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Verb-initial orders: VSO

  • VSO:

    • Welsh:

      • Lladdodd y ddraig y dyn.

        killed the dragon the man

        ‘The dragon killed the man.’

  • Question: Can this be derived as straight-forwardly as SVO/SOV, where we just change the order of the VP?


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Questions

  • Specifically: can we “relinearize” the SVO tree to yield the VSO tree?

  • Answer: Not without “crossing lines”

  • If we do not want to cross lines, then something additional must be happening in VSO languages.


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That is…

  • Consider:

    S

    NPVP

    The man VNP

    killed the dragon


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English questions…

  • Remember, English is

    • S (AUX) V O

    • John didn’t eat the apples

  • But in questions, the AUX is moved to a position that precedes the subject:

    • Didn’t John t eat eat apples?

  • The same type of solution can be applied to Welsh (and VSO generally)


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Ergativity: An Introduction

  • We’ve seen cases like “Nominative” and “Accusative”; e.g.

    • I saw him.

      • I = nominative case form of 1st singular

      • Him = accusative case form of 3rd singular

  • Even in English, where we don’t see it very often (only in pronouns), we have the following pattern:

    • Subject: Nominative case

    • Object: Accusative case

  • Then we can talk about what is wrong with

    • *Me saw he.

    • *Us ate.


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More Case

  • As we saw earlier, some languages like Latin mark their nouns for different cases more thoroughly

  • Reviewing, note that we can have

    • Femina poetam videt.

      woman-NOM poet-ACC see-3s

      ‘The woman sees the soldier’

  • Any order of these words means the same thing


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A simple point

  • Here’s an additional point about English and Latin:

    • The subject of an intransitive verb is marked with the same case as the subject of a transitive verb:

      • I ate/I saw him.

      • Femina poetam videt/Femina cantat

        (as on previous) woman-NOM sings


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Continuing

  • Although English has relatively little morphology, on pronouns, there are distinctions:

    • I saw him; *Me saw him.

    • *He saw I; He saw me.

    • I ran; *Me ran

  • Notice that the subject of an intransitive and the subject of a transitive are identical; objects of transitives are distinct

  • Obvious, right? Not really, because not all languages work that way.


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Illustration

  • Dyirbal (spoken in Australia):

    • Intransitive

      • Numa banaga-nYu

        father-ABS return-NONFUT

        ‘father returned’

    • Transitive:

      • yabu-Ngu numa bura-n

        mother-ERG father-ABS see-NONFUT

        ‘Mother saw father’

      • Compare:

        • Numa-Ngu Yabu bura-n `father saw mother’

  • Important point:numa ‘father’ is in the same case in the first two examples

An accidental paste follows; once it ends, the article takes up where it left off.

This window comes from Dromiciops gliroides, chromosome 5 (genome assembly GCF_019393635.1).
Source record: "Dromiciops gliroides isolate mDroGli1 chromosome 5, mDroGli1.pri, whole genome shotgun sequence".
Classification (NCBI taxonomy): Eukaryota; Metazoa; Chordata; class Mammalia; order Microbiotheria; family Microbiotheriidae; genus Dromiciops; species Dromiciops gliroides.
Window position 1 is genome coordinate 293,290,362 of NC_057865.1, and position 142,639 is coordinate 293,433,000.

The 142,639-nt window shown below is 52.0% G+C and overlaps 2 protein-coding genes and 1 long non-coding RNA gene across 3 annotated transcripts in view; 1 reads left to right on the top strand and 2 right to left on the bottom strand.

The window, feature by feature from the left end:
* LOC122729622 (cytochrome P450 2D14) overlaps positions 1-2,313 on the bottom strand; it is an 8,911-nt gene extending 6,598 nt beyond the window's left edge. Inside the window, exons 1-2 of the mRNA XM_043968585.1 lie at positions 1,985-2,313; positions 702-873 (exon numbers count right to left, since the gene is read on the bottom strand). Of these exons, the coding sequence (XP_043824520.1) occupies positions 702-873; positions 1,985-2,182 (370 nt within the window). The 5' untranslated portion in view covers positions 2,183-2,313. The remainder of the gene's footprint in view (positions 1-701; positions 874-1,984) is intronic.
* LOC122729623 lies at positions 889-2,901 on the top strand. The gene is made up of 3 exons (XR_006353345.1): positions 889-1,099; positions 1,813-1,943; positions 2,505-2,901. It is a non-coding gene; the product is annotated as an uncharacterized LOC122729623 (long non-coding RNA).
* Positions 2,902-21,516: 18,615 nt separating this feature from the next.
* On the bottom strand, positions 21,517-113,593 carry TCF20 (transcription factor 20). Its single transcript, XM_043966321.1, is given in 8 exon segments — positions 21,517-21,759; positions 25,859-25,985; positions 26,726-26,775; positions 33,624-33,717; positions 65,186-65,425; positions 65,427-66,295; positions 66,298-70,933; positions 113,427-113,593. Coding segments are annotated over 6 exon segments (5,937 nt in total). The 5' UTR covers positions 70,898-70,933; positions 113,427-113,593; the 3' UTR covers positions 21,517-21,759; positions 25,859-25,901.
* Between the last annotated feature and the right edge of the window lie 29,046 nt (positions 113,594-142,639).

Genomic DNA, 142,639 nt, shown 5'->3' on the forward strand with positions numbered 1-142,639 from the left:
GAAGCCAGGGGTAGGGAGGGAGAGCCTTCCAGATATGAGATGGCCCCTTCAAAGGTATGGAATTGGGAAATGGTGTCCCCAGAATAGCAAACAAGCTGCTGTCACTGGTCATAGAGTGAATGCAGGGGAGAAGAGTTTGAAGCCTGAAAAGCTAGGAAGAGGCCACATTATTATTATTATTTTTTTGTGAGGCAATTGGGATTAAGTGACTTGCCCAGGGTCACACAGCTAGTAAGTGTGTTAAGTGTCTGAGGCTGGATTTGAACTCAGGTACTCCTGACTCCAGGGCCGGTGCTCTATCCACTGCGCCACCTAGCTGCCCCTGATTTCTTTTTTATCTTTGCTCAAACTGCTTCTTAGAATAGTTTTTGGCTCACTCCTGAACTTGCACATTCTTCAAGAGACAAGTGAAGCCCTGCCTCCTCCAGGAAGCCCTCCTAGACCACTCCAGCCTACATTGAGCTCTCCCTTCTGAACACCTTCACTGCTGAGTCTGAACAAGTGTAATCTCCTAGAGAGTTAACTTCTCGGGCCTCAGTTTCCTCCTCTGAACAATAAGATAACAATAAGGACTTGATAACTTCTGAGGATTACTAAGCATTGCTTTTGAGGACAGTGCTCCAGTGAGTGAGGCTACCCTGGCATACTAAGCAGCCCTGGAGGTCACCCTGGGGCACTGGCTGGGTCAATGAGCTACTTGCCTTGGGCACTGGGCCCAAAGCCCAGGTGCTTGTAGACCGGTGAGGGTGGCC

• Follow up: The “special” case in the transitive is on yabu ‘mother’


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Terminology

  • The cases in languages like Dyirbal (there are many) have different names from ‘nominative’ and ‘accusative’:

    • Subject of Intrans/Object of Trans: Absolutive

    • Subject of Transitive: Ergative

  • This kind of case pattern is often referred to as Ergative(-Absolutive)


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Pattern

  • One way of visualizing this is as follows

    • Abbreviations:

      • NOM = nominative

      • ACC = accusative

      • ERG = ergative

      • ABS = absolutive

  • Two types:

    Type 1Type 2

    Subj/TransNOMERG

    Subj/IntransNOMABS

    Obj/TransACCABS

So type 1 = “nominative-accusative language, type 2 = ergative-absolutive language


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Morphological Patterns

  • Recall that in our discussion of morphology we examined cases in which discrete pieces are added to words:

    I walkhe/she/it walk-s

    John walk-ed to the store

    I have walk-ed a lot this week.


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The range of the pattern

  • In languages like English, adding morphemes like this performs many different functions

    Example: write

    writewrite-swrit-er

    writ-ingwrit-ing-s


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At the same time

  • We also find cases where there is no overt additional affix:

    Past tense: wrote

  • This is the pattern in other cases

    Sing sangsung

    Ring rang rung


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‘Stem-changing’

  • The non-affixal morphological patterns that we see in English are restricted in scope

  • For the most part, they involve a change to the vowel found in the stem: sing, sang

  • Otherwise, there is no complex rearrangement of the stem form


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Example: Templatic morphology

  • In other languages- we will illustrate with Arabic below- the patterns of stem-changing are quite complex

  • Arabic uses abstract sequences of consonants and vowels to express morphological differences

  • These changes function in conjunction with prefixes and suffixes


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Examples

  • The basic unit in Arabic (and other Semitic languages) is a root that consists of three consonants:

    ktb ‘write’

  • The basic, active form of verbs shows the following template:

    CVCVC

  • In general, a template is an abstract pattern that guides a particular formation or operation

  • There are many such templates


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Examples

  • In addition to knowing the consonants ktb for this Root, the vowels differ by Tense (and active vs. passive)

  • The past:

    katab-tu ‘i wrote’

    katab-a ‘he wrote’

    katab-at ‘she wrote

    katab-uu ‘they(m) wrote’

    katab-na‘they(f) wrote’


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Further examples

  • While the active (perfective) above has the form CVCVC, another type, the imperfective, has the form

    aCCuC

  • So:

    ‘-aktub-u ‘I write’

    y-aktub-u ‘he writes’

    t-aktub-u ‘she writes’

    Etc.